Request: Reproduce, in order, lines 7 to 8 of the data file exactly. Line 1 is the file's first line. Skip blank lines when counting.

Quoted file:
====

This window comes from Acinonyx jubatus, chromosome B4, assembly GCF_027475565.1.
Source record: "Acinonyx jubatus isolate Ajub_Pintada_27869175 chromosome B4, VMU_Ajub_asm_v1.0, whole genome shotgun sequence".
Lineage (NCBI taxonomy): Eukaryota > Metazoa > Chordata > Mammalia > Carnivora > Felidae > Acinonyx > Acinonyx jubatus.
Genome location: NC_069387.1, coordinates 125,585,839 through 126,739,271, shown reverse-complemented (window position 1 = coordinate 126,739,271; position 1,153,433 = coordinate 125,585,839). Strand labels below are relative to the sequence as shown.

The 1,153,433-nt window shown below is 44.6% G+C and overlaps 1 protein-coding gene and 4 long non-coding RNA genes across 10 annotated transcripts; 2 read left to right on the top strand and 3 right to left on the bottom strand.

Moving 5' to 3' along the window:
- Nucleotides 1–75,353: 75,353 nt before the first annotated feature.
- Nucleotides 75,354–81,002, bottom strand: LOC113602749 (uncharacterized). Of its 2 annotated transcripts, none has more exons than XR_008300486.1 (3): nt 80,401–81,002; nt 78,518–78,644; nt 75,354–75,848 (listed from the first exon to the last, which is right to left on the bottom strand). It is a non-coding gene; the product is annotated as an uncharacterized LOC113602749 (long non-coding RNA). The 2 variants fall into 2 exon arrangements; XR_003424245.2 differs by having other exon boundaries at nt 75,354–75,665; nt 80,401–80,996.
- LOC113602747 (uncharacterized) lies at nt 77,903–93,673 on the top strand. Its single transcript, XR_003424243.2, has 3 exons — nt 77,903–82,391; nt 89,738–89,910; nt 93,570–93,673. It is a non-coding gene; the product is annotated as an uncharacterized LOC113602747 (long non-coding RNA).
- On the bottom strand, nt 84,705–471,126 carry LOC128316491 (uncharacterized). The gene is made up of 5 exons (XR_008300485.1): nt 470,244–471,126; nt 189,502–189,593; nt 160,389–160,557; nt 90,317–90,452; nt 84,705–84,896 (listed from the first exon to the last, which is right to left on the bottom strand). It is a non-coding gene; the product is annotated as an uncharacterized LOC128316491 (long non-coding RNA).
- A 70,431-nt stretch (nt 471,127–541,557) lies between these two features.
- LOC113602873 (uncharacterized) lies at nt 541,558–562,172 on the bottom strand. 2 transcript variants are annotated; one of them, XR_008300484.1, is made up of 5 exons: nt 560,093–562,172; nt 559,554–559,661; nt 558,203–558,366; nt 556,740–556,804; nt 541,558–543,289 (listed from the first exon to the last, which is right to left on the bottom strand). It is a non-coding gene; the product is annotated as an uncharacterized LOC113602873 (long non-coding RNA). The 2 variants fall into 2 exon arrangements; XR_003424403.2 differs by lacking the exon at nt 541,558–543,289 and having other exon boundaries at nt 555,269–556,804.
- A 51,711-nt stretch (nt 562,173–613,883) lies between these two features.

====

- Nucleotides 1–75,353: 75,353 nt before the first annotated feature.
- Nucleotides 75,354–81,002, bottom strand: LOC113602749 (uncharacterized). Of its 2 annotated transcripts, none has more exons than XR_008300486.1 (3): nt 80,401–81,002; nt 78,518–78,644; nt 75,354–75,848 (listed from the first exon to the last, which is right to left on the bottom strand). It is a non-coding gene; the product is annotated as an uncharacterized LOC113602749 (long non-coding RNA). The 2 variants fall into 2 exon arrangements; XR_003424245.2 differs by having other exon boundaries at nt 75,354–75,665; nt 80,401–80,996.